Sunday, 2 June 2013

Hold your breath for this one! A swimming pool on the 57th floor!




Singapore is located at a distance of 137 kilometres (85 miles) to the north of the equator. This island country is a city-state in Southeast Asia, off the southern tip of the Malay Peninsula. Straits of Johor in the north separate Singapore from Malaysia, while the Singapore Strait in the south separates it from Indonesia's Riau Islands.
 
Singapore ranks as the world's fourth leading financial centre and its port is one of the five busiest ports in the world. According to the Economist Intelligence Unit, Singapore has the best quality of life in Asia and eleventh in the world.

Singapore has been named after its founder, Sang Nila Utama. The island country, also known as the Lion City, was first inhabited in the 2nd century AD. During this time, the island remained an outpost of the Sumatran Srivijaya Empire. Singapore became a part of the Sultanate of Johor, Malaysia, between the 16th and early 19th centuries.

Portuguese raiders destroyed the settlement at the mouth of the Singapore River in 1613. Thereafter, the island remained isolated for two centuries. Thomas Stamford Raffles landed in Singapore in 1819 and signed a treaty with Sultan Hussein Shah on behalf of the British East India Company. The treaty outlined the development of Singapore as a British trading post and settlement.

Singapore was made a British colony on 2nd August 1824 by John Crawfurd. Thereafter, it became a part of the Straits Settlements, a British colony in 1826. After British capitulation in the Battle of Singapore during World War II, it was invaded by the Imperial Japanese Army. The British repossessed the island on 12th September 1945.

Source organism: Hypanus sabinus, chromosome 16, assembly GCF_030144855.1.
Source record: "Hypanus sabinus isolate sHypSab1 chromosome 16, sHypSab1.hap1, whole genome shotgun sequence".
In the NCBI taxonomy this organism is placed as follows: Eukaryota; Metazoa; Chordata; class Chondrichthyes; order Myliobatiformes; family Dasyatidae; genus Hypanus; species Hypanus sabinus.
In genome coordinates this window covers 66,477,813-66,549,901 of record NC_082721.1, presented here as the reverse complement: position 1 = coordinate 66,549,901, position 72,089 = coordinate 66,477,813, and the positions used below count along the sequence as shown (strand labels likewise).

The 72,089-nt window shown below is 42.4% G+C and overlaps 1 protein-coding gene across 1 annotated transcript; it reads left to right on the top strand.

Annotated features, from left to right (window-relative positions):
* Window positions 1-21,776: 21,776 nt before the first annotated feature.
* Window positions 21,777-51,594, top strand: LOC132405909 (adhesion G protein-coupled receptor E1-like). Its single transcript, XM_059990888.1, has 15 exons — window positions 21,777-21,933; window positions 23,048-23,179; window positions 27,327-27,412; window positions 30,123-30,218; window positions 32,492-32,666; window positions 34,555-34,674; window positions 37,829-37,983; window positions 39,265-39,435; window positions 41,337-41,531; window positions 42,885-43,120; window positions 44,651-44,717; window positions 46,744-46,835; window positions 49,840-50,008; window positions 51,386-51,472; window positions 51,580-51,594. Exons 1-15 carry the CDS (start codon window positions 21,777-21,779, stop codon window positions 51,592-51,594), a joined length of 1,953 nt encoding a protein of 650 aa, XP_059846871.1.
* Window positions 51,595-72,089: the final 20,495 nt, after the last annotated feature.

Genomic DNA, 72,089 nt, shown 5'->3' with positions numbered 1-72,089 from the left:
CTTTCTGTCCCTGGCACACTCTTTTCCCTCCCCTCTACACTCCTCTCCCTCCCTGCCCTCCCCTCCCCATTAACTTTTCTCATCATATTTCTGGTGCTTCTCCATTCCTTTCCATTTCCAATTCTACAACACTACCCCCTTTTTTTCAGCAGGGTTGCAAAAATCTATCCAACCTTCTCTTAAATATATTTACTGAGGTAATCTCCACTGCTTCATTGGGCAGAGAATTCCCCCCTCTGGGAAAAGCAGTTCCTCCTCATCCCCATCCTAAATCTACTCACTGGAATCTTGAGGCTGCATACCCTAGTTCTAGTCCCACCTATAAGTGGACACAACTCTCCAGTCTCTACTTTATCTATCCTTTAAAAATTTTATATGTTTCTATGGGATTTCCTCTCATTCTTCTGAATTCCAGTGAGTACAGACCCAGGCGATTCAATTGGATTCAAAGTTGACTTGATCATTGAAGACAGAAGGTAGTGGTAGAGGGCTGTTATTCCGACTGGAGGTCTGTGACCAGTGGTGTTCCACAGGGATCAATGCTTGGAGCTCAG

In 1955, the first general elections were held in Singapore. The country declared its independence from Britain on 31st August 1963. Singapore was granted sovereignty on 9th August 1965.

Singapore is an island country that is composed of 63 islands, including mainland Singapore which is officially known as Pulau Ujong. The Johor–Singapore Causeway in the north and the Tuas Second Link in the west are the two man-made connections between Singapore and Malaysia. Singapore's largest islands are Jurong Island, Pulau Tekong, Pulau Ubin and Sentosa.

The highest natural summit in Singapore is Bukit Timah Hill that is 166 metres above sea level. Nearly 23% of the land area consists of forest and nature reserves. After its urbanisation, Bukit Timah Nature Reserve is the largest remaining forest in Singapore.

Due to extensive immigration from various parts of the world, Singapore has become a multi-racial country. The diverse cultures that have significantly influenced Singapore are Chinese, Malays, Indians, Eurasians, Filipinos, Burmese, Japanese and Thais.

Being a multicultural country, Singapore celebrates Chinese, Muslim, Indian and Christian festivals. The Dragon Boat Festival is a popular event that is celebrated on the fifth day of the fifth month of the Chinese calendar. Some other important festivals include Hungry Ghost Festival, Chinese New Year, Hari Raya Puasa, Art festival and Mid-Autumn Festival.

Singapore also holds other festivals like Singapore Food Festival, the Singapore Grand Prix and the Chingay Parade. Singapore Jewel Festival, the World Gourmet Summit, Singapore Sun Festival and ZoukOut also attract numerous tourists from across the world.

Tourism is a major sector in Singapore and is managed by the Singapore Tourism Board (STB), for which the Merlion was designed by Mr. Fraser Brunner. The Merlion has a lion head, which symbolises the legend of the rediscovery of Singapore, and a fish body resting on a crest of waves.

There is no particular tourist season in Singapore which is visited by tourists throughout the year. However, most tourists prefer to visit Singapore during the festive seasons.